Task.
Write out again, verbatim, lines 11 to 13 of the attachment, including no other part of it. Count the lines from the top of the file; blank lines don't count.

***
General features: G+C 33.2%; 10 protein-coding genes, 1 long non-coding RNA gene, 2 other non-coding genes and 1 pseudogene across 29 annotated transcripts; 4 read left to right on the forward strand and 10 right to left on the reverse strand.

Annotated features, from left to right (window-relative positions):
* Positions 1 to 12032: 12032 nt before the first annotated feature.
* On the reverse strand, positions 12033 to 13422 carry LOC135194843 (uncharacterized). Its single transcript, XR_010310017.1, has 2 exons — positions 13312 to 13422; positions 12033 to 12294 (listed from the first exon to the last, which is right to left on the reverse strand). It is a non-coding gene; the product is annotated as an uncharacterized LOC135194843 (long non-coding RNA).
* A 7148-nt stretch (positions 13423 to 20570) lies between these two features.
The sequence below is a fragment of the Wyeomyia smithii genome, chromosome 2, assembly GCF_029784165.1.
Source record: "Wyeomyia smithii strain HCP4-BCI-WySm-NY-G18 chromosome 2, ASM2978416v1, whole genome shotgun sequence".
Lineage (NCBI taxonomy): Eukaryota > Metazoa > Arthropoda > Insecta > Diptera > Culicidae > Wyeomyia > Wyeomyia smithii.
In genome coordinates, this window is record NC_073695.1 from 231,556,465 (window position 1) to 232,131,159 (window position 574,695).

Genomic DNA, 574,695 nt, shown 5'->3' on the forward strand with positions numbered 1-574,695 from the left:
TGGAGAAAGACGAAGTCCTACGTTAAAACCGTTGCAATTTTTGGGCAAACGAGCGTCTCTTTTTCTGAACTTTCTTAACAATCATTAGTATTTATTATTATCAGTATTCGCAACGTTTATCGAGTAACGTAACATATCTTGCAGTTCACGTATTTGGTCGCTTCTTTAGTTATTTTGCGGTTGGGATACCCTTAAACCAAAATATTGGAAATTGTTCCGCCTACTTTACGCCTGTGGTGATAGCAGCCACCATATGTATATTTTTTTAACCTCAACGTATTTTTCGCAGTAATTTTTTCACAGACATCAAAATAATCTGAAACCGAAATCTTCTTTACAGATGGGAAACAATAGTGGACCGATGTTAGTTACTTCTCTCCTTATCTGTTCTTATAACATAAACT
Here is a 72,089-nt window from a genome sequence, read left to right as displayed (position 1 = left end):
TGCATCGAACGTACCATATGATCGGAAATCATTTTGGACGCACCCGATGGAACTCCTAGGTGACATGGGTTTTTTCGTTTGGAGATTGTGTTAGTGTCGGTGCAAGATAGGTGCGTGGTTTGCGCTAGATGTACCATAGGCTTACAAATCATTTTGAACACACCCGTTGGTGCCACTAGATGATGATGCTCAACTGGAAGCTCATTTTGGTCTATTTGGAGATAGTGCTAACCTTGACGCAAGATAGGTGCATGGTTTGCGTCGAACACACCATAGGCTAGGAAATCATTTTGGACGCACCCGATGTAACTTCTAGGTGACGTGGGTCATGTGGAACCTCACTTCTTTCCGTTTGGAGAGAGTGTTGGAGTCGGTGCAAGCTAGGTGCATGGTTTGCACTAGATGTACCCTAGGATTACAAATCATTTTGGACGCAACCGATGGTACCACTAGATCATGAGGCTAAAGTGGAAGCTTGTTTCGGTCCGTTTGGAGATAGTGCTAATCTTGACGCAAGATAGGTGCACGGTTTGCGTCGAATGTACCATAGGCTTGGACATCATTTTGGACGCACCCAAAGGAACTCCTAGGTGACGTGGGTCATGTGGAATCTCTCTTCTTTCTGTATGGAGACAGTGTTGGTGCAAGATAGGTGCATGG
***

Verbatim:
TGGAGAAAGACGAAGTCCTACGTTAAAACCGTTGCAATTTTTGGGCAAACGAGCGTCTCTTTTTCTGAACTTTCTTAACAATCATTAGTATTTATTATTATCAGTATTCGCAACGTTTATCGAGTAACGTAACATATCTTGCAGTTCACGTATTTGGTCGCTTCTTTAGTTATTTTGCGGTTGGGATACCCTTAAACCAAAATATTGGAAATTGTTCCGCCTACTTTACGCCTGTGGTGATAGCAGCCACCATATGTATATTTTTTTAACCTCAACGTATTTTTCGCAGTAATTTTTTCACAGACATCAAAATAATCTGAAACCGAAATCTTCTTTACAGATGGGAAACAATAGTGGACCGATGTTAGTTACTTCTCTCCTTATCTGTTCTTATAACATAAACT
Here is a 72,089-nt window from a genome sequence, read left to right as displayed (position 1 = left end):
TGCATCGAACGTACCATATGATCGGAAATCATTTTGGACGCACCCGATGGAACTCCTAGGTGACATGGGTTTTTTCGTTTGGAGATTGTGTTAGTGTCGGTGCAAGATAGGTGCGTGGTTTGCGCTAGATGTACCATAGGCTTACAAATCATTTTGAACACACCCGTTGGTGCCACTAGATGATGATGCTCAACTGGAAGCTCATTTTGGTCTATTTGGAGATAGTGCTAACCTTGACGCAAGATAGGTGCATGGTTTGCGTCGAACACACCATAGGCTAGGAAATCATTTTGGACGCACCCGATGTAACTTCTAGGTGACGTGGGTCATGTGGAACCTCACTTCTTTCCGTTTGGAGAGAGTGTTGGAGTCGGTGCAAGCTAGGTGCATGGTTTGCACTAGATGTACCCTAGGATTACAAATCATTTTGGACGCAACCGATGGTACCACTAGATCATGAGGCTAAAGTGGAAGCTTGTTTCGGTCCGTTTGGAGATAGTGCTAATCTTGACGCAAGATAGGTGCACGGTTTGCGTCGAATGTACCATAGGCTTGGACATCATTTTGGACGCACCCAAAGGAACTCCTAGGTGACGTGGGTCATGTGGAATCTCTCTTCTTTCTGTATGGAGACAGTGTTGGTGCAAGATAGGTGCATGG